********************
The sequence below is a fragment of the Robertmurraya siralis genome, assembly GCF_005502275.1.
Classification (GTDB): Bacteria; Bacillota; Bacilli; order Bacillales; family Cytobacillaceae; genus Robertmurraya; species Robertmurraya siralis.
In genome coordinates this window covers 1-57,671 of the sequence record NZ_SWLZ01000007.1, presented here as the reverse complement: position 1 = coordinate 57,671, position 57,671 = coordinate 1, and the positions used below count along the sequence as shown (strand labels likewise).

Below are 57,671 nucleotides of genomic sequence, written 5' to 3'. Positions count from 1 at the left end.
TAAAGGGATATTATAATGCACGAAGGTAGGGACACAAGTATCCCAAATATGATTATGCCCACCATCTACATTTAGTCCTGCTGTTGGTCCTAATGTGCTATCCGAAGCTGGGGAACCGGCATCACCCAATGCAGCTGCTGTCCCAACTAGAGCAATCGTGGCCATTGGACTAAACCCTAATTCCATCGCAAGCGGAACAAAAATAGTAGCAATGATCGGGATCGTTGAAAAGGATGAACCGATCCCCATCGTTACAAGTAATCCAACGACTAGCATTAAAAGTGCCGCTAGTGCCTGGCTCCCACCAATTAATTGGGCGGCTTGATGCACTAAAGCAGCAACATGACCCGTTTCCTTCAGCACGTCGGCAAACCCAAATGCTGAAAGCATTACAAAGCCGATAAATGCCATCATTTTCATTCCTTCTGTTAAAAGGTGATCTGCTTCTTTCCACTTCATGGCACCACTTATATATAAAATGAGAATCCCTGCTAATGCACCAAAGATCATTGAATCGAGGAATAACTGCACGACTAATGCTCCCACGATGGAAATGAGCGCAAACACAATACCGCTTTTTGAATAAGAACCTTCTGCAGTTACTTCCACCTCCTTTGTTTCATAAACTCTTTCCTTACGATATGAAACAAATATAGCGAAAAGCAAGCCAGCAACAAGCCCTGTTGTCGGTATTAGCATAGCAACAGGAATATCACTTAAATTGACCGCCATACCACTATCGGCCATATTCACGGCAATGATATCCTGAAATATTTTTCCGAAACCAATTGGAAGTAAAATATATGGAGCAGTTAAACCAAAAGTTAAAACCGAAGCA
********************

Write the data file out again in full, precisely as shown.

The sequence below is a fragment of the Robertmurraya siralis genome, assembly GCF_005502275.1.
Classification (GTDB): Bacteria; Bacillota; Bacilli; order Bacillales; family Cytobacillaceae; genus Robertmurraya; species Robertmurraya siralis.
In genome coordinates this window covers 1-57,671 of the sequence record NZ_SWLZ01000007.1, presented here as the reverse complement: position 1 = coordinate 57,671, position 57,671 = coordinate 1, and the positions used below count along the sequence as shown (strand labels likewise).

Below are 57,671 nucleotides of genomic sequence, written 5' to 3'. Positions count from 1 at the left end.
TAAAGGGATATTATAATGCACGAAGGTAGGGACACAAGTATCCCAAATATGATTATGCCCACCATCTACATTTAGTCCTGCTGTTGGTCCTAATGTGCTATCCGAAGCTGGGGAACCGGCATCACCCAATGCAGCTGCTGTCCCAACTAGAGCAATCGTGGCCATTGGACTAAACCCTAATTCCATCGCAAGCGGAACAAAAATAGTAGCAATGATCGGGATCGTTGAAAAGGATGAACCGATCCCCATCGTTACAAGTAATCCAACGACTAGCATTAAAAGTGCCGCTAGTGCCTGGCTCCCACCAATTAATTGGGCGGCTTGATGCACTAAAGCAGCAACATGACCCGTTTCCTTCAGCACGTCGGCAAACCCAAATGCTGAAAGCATTACAAAGCCGATAAATGCCATCATTTTCATTCCTTCTGTTAAAAGGTGATCTGCTTCTTTCCACTTCATGGCACCACTTATATATAAAATGAGAATCCCTGCTAATGCACCAAAGATCATTGAATCGAGGAATAACTGCACGACTAATGCTCCCACGATGGAAATGAGCGCAAACACAATACCGCTTTTTGAATAAGAACCTTCTGCAGTTACTTCCACCTCCTTTGTTTCATAAACTCTTTCCTTACGATATGAAACAAATATAGCGAAAAGCAAGCCAGCAACAAGCCCTGTTGTCGGTATTAGCATAGCAACAGGAATATCACTTAAATTGACCGCCATACCACTATCGGCCATATTCACGGCAATGATATCCTGAAATATTTTTCCGAAACCAATTGGAAGTAAAATATATGGAGCAGTTAAACCAAAAGTTAAAACCGAAGCA